However, the heart of the matter is not enforceability, but that bishops have a particular responsibility to be examples of godly living. It cannot be right that they are able to enter into legally recognised relationships which institutionalise and condone behaviour that is completely contrary to the clear and historic teaching of Scripture, as reaffirmed for Anglicans by the 1998 Lambeth Conference in its Resolution 1.10.

The weight of this moral teaching cannot be supported by a flimsy proviso. In his teaching about marriage, Jesus reaffirms that marriage is the coming together of a man and a woman in accordance with the pattern of creation itself when he says ”˜from the beginning of creation God made them male and female’ (Mark 10:6). For the health and well being of both church and society we must promote this great God given gift of marriage without compromise and ambiguity.

The Most Rev’d Dr Eliud Wabukala

Archbishop, Anglican Church of Kenya and Chairman, GAFCON Primates Council.


Posted in * Anglican - Episcopal, * Culture-Watch, * International News & Commentary, --Civil Unions & Partnerships, Anglican Church of Kenya, Anglican Provinces, Church of England (CoE), England / UK, Ethics / Moral Theology, Global South Churches & Primates, Law & Legal Issues, Marriage & Family, Religion & Culture, Same-sex blessings, Sexuality, Sexuality Debate (in Anglican Communion), Theology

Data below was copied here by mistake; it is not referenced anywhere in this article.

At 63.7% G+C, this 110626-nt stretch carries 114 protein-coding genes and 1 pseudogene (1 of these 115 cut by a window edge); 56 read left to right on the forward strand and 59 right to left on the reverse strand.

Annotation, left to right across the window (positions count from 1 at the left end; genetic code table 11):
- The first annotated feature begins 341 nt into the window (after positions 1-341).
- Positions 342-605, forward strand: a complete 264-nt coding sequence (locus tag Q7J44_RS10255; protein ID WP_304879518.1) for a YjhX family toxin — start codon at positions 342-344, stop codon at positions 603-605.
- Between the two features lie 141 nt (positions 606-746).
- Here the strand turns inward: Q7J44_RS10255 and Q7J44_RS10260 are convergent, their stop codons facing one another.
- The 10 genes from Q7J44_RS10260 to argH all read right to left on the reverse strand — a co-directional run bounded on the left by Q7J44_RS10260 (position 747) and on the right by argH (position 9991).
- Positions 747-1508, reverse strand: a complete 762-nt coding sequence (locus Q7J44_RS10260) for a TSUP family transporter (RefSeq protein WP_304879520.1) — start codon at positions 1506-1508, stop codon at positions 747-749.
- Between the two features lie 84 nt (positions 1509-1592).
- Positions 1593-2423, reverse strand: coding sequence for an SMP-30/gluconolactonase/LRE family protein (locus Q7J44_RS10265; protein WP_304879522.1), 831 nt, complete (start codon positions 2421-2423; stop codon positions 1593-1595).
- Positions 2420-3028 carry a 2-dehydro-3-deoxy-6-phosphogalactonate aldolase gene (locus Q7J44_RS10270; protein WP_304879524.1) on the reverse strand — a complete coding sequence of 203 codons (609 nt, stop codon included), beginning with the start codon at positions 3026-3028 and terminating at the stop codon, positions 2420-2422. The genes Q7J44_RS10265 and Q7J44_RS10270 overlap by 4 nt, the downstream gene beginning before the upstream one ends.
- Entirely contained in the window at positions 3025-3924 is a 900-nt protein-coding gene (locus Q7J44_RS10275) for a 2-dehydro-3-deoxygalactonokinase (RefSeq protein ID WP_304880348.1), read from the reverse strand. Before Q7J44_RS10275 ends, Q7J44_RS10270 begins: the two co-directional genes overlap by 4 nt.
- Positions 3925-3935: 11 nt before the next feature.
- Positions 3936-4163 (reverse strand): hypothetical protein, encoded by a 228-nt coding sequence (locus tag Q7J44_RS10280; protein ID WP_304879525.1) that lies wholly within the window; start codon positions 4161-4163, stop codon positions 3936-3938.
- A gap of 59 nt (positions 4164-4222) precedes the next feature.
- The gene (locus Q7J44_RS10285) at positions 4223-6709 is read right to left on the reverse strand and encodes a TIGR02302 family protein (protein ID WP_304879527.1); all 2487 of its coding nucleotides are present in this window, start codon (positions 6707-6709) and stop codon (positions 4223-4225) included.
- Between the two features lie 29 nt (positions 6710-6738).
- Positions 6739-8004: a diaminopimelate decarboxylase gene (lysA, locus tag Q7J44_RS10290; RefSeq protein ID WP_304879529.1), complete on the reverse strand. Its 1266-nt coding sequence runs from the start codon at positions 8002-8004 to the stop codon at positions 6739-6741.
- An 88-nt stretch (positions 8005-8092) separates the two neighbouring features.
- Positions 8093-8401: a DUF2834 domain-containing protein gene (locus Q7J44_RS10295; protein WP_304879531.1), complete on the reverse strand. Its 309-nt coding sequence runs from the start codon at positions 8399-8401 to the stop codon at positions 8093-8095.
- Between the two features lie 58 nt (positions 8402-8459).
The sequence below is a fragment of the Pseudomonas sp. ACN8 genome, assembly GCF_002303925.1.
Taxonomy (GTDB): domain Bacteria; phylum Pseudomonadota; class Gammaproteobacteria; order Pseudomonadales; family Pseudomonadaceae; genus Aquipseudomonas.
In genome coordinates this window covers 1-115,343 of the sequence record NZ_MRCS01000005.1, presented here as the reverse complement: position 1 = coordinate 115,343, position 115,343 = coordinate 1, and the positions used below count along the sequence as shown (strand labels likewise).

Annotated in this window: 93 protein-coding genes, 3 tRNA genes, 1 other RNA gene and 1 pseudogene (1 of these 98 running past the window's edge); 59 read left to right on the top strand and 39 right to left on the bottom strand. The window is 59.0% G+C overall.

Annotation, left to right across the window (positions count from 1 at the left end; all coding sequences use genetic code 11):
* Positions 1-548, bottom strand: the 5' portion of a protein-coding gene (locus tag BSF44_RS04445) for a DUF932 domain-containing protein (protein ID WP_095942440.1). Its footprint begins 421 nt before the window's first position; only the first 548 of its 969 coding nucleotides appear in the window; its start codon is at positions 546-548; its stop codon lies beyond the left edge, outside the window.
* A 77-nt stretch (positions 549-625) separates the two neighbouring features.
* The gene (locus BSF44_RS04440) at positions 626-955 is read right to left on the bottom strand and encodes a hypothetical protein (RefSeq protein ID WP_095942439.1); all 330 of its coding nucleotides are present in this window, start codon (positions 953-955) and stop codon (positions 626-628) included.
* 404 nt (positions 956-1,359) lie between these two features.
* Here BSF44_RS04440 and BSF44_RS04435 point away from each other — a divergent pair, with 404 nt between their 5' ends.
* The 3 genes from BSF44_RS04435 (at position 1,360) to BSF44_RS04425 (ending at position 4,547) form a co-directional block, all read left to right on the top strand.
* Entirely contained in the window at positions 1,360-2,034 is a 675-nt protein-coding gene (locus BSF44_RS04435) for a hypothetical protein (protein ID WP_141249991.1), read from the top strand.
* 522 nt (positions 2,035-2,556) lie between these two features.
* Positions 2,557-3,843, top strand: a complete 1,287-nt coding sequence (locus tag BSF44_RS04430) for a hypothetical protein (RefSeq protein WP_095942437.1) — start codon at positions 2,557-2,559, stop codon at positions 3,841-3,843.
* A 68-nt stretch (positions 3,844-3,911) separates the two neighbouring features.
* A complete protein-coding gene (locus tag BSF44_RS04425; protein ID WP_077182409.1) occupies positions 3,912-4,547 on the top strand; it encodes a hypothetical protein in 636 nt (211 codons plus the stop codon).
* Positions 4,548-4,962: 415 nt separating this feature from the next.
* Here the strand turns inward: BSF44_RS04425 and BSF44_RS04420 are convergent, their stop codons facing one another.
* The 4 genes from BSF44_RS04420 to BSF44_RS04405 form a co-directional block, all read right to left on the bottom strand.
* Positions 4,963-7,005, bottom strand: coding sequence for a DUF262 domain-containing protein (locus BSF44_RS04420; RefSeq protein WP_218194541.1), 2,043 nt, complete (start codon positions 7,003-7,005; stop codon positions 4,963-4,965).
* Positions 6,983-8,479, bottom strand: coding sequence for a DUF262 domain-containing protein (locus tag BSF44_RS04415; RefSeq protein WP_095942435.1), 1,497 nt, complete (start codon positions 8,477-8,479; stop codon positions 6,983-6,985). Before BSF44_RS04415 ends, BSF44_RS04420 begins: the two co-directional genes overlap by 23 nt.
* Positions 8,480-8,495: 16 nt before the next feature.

(Vatican Radio) Pope Benedict XVI appeals for a ceasefire in Syria

Pope Benedict XVI has made an urgent appeal to civil and political authorities to work for peace. The Pope’s heartfelt cry came on Monday during his annual address to Members of the Diplomatic Corps accredited to the Holy See.

Speaking to representatives of the 179 States that currently have full diplomatic relations with the Vatican, as well as members of numerous international organizations such as the EU, the Order of Malta and the PLO, Pope Benedict emphasized that world leaders have a grave responsibility to work for peace. They are the first ”“ he said ”“ called to resolve the numerous conflicts causing bloodshed in our human family.

And the Pope went on to list urgent areas of concern starting with Syria which he described as being “torn apart by endless slaughter and the scene of dreadful suffering among its civilian population”.

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Posted in * Culture-Watch, * International News & Commentary, * Religion News & Commentary, Globalization, Middle East, Other Churches, Pope Benedict XVI, Religion & Culture, Roman Catholic, Syria, Violence

(Washington Post Editorial) Repairs to Medicare